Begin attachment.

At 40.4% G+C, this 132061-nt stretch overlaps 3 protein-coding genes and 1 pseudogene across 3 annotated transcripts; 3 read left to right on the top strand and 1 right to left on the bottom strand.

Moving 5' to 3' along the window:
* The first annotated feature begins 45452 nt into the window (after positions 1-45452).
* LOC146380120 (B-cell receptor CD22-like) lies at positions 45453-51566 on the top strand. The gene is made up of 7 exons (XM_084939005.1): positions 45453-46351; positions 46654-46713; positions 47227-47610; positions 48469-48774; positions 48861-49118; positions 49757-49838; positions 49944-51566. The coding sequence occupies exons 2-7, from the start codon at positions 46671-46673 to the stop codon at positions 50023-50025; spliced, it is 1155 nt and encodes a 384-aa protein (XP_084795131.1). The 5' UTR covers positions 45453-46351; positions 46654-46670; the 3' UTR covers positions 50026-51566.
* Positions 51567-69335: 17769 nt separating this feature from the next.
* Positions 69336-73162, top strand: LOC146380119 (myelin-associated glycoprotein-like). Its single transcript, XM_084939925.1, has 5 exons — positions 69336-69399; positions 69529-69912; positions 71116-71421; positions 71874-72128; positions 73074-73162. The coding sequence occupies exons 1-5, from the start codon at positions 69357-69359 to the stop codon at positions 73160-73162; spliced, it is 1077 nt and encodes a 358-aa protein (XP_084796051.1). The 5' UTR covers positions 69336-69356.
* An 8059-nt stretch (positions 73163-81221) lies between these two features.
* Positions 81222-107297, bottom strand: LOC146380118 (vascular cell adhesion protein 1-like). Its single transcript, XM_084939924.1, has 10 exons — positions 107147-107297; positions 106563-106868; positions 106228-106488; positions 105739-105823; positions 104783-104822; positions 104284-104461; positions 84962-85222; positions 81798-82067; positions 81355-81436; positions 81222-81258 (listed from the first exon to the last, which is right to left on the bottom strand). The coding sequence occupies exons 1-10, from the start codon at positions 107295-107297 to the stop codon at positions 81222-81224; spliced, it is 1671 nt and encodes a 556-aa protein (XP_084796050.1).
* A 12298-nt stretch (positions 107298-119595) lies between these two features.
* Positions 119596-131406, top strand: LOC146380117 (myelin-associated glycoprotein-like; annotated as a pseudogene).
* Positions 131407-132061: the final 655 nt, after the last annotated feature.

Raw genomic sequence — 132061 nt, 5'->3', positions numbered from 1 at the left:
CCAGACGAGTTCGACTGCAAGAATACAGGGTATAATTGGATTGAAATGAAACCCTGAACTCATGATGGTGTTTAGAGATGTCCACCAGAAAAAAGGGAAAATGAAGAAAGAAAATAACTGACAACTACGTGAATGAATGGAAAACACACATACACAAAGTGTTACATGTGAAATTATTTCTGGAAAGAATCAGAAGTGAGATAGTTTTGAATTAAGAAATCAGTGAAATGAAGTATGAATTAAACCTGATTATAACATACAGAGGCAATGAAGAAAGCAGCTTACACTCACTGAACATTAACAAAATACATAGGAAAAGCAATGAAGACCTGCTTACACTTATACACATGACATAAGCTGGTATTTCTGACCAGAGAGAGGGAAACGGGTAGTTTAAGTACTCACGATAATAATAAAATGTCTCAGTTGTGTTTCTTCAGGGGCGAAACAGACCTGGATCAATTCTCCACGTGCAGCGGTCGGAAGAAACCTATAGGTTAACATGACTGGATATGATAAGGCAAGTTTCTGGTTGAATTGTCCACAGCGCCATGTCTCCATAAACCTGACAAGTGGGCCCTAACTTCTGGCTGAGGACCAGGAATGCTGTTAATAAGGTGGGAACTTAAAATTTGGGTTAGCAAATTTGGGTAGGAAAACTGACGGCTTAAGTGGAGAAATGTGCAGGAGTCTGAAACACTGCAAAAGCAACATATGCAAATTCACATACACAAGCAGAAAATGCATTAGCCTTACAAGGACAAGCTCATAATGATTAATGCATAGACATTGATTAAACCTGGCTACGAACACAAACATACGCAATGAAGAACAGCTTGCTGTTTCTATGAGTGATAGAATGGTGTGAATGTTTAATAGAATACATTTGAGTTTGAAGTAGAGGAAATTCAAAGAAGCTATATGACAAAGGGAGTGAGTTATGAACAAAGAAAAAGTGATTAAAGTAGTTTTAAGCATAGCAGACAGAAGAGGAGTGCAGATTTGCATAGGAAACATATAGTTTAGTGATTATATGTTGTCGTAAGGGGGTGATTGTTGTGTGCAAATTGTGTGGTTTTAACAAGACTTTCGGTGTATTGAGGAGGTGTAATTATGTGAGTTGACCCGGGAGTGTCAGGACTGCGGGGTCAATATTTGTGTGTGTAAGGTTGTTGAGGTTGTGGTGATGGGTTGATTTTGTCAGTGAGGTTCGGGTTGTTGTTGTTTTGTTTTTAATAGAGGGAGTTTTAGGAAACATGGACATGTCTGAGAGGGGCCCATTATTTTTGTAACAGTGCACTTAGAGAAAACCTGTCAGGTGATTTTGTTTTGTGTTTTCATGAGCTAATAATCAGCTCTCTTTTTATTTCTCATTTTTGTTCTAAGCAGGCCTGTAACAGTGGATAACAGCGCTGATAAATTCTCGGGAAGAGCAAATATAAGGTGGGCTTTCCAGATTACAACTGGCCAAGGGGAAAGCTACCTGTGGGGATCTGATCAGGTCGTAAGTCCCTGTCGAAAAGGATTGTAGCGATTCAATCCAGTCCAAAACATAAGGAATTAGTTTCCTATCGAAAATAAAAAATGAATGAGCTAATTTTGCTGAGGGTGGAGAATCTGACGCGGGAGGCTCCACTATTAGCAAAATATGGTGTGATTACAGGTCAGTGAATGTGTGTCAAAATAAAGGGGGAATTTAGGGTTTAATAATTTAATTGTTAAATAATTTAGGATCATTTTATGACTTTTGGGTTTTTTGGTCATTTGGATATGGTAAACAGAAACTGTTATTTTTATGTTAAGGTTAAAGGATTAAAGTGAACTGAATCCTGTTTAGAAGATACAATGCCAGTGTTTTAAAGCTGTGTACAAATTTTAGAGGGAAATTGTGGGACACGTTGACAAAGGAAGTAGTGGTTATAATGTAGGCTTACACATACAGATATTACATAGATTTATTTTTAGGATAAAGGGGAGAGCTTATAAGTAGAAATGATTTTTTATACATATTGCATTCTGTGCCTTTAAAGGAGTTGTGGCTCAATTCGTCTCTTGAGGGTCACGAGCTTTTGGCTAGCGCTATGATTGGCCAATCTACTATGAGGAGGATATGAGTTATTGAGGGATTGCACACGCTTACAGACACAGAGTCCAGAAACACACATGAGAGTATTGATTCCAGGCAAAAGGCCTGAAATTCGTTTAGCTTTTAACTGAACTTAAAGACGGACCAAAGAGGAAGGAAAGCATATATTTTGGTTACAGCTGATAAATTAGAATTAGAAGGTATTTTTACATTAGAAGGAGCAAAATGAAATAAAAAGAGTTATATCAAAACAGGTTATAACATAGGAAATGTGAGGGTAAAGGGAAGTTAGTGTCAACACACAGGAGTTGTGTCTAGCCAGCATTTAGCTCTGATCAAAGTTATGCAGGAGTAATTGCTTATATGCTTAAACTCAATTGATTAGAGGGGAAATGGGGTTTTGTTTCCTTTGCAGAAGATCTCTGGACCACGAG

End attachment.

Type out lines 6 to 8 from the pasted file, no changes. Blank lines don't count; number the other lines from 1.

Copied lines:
* Positions 69336-73162, top strand: LOC146380119 (myelin-associated glycoprotein-like). Its single transcript, XM_084939925.1, has 5 exons — positions 69336-69399; positions 69529-69912; positions 71116-71421; positions 71874-72128; positions 73074-73162. The coding sequence occupies exons 1-5, from the start codon at positions 69357-69359 to the stop codon at positions 73160-73162; spliced, it is 1077 nt and encodes a 358-aa protein (XP_084796051.1). The 5' UTR covers positions 69336-69356.
* An 8059-nt stretch (positions 73163-81221) lies between these two features.
* Positions 81222-107297, bottom strand: LOC146380118 (vascular cell adhesion protein 1-like). Its single transcript, XM_084939924.1, has 10 exons — positions 107147-107297; positions 106563-106868; positions 106228-106488; positions 105739-105823; positions 104783-104822; positions 104284-104461; positions 84962-85222; positions 81798-82067; positions 81355-81436; positions 81222-81258 (listed from the first exon to the last, which is right to left on the bottom strand). The coding sequence occupies exons 1-10, from the start codon at positions 107295-107297 to the stop codon at positions 81222-81224; spliced, it is 1671 nt and encodes a 556-aa protein (XP_084796050.1).